Never Give Up
Much Harder to Say Than Do…
But this week at the Writers of the Future I heard a lot of fantastic stories about success because the writer just kept pounding the markets.
I remember that when I started out. From 1974 until 1982, stories out, no sales. And then I started following Heinlein’s Rules and sales started. First year I sold six short stories. (One to Writers of the Future.)
But I wrote 44 and had them all in the mail. All the time.
If a manuscript was rejected, I sent it back out often within hours.
So rejection was a way of life. I put all the rejections in big scrap books, the form rejections, the nice letters, and a few really nasty letters as well. I wrote 43 stories the next year and had all of them, plus all the ones from the previous year still in the mail. Sold about seven more.
I kept every story in the mail. Sold one on the 22nd time out for 10 cents per word after 21 rejections. I have been rejected by Asimov’s Fiction Magazine exactly 250 times. Rejections from all four of the editors that have been there since the magazine started.
I wrote the short story “In the Shade of the Slowboat Man” for an invite anthology and the editor said it didn’t fit and rejected it and it now is my bestselling story ever and was on the Nebular ballot and has been optioned numbers of times for movies.
I know rejection and how little it really means. But most new writers do not understand that.
So it felt wonderful this last week to be around new writers who had pounded the Writers of the Future contest every quarter, sometimes for years before breaking through. No one likes rejections, but there were no whiners that I heard complaining how they couldn’t write because they were afraid of rejection. In fact, it was the other way around. For some reason, the rejections kept this group of writers working and learning and submitting more and more.
An impressive bunch of writers and I wish I could have gotten to know them better before they all scattered out to the winds.
Here’s are some pictures of me talking with the writers one day. And a picture below that of John Goodwin and Bob Eggleton standing in the hand of the robot from Bob’s painting. I got to write the story around the painting. Story is in the book. I have a great picture of me and Larry Elmore in that same grasp. Wonderful fun.
Bottom picture, almost too small to see is of all the winners and judges for both contests. I am standing beside Todd McCaffery in the back row, right behind and between Bob Eggleton and Orson Scott Card.
In the indie world, rejection has taken on a new meaning. You don’t get rejected, you just get very few sales. What I realized right from the start was that it was going to be a long job building up a book list and gathering a core of fans.
It’s still a long job, but sales have increased every year since I got serious five years ago and the books have also landed me several ghostwriting gigs, where I am paid well to play in other people’s worlds. Now I write fiction full time for a decent income.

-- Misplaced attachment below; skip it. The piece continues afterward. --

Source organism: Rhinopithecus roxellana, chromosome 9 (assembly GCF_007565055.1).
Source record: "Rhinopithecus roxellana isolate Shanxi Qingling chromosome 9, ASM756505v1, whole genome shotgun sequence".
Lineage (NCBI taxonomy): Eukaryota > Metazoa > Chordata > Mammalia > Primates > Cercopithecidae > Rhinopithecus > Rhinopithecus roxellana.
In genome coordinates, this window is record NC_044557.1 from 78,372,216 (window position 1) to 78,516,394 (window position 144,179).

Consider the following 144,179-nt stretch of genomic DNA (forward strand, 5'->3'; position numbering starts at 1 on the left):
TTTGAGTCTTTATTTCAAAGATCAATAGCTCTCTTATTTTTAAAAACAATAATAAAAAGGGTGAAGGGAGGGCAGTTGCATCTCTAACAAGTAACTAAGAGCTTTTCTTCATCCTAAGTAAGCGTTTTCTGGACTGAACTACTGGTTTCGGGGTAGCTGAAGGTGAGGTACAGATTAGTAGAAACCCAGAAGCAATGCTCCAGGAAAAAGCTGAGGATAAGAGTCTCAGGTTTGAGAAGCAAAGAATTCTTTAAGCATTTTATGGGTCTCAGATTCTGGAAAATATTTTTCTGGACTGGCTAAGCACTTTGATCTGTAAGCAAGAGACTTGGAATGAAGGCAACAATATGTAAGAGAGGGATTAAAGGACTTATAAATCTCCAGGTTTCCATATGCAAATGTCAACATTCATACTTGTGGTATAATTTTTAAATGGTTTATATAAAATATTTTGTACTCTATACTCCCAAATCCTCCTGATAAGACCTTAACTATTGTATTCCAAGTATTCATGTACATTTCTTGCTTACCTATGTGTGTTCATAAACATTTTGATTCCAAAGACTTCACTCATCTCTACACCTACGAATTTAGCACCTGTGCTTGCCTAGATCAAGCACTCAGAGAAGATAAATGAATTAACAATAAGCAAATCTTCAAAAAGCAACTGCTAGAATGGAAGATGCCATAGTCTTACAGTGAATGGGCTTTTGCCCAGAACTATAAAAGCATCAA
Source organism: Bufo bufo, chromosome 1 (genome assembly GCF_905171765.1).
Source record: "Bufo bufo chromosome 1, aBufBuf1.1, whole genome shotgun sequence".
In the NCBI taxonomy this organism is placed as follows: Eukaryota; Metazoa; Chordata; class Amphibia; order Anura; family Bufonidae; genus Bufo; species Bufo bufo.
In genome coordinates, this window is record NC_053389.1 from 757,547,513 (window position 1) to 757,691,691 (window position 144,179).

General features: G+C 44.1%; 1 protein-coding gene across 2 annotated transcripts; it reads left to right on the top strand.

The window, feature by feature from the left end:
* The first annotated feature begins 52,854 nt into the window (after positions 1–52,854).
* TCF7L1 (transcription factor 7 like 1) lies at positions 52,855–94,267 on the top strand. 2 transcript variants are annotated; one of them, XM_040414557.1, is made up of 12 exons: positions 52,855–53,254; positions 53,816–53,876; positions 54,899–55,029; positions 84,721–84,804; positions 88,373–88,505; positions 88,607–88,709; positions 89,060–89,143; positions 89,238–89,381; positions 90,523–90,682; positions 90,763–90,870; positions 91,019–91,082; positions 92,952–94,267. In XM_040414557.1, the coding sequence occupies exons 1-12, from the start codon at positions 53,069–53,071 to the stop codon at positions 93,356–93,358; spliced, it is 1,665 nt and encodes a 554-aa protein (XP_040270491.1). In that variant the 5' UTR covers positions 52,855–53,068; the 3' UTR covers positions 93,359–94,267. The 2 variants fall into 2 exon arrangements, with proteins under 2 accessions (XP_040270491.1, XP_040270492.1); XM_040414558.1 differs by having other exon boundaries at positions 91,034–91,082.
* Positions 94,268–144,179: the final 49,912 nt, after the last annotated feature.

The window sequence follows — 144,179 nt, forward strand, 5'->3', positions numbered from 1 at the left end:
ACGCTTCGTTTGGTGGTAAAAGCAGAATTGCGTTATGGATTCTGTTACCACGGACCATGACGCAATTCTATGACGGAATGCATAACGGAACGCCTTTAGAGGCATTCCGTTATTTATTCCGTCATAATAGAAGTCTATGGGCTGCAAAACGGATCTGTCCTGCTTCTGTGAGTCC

I’m having heaps of fun and yes, it’s still frustrating that I’m not selling more, but I sure am selling more than those who wrote one book or ten or twenty and gave up. Their careers are over. Mine is just beginning.
Great post and great pics, Dean. Thanks again for all you do.
For my part, I had a really great visit over the past few days with an old USMC friend I last saw in 1974. Weird (and flat wonderful) how physical bodies and even interests change, but attitudes and spirits never do.
My buddy “Corky” and I fancied ourselves whiskey afficionados, pretty good pool players, and were young enough to get ourselves into (and out of) situations I wouldn’t attempt today.
That’s the advantage of growing older, I think: Not the ability to ‘relive’ old times, but that we can revisit them again and share them with others.
Corky and his wife left this morning. Now it’s back to the present and on to my next novel.
Lawrence P. McGuire
Thank you for today’s blog post. Usually I don’t leave comments on blogs. Enough people do that already. But today you illuminated what rejection looks like even for established professionals, such as yourself.
It’s one thing to hear an established pro say, “I still get rejected, too.” It’s another thing to see a pro’s rejection stats. Many of us imagine a pro getting a rejection one out of a hundred stories, or maybe one out of fifty. But to read about your experience with Asimov’s Science Fiction magazine opened my mind to the eternal nature of the rough reality that is rejection.
Perhaps a few writers will print out this particular blog post, frame it, and display it close to their writing space to remind themselves on weeks when they receive two or three rejections that they have not yet begun to write.
Thanks again, Dean.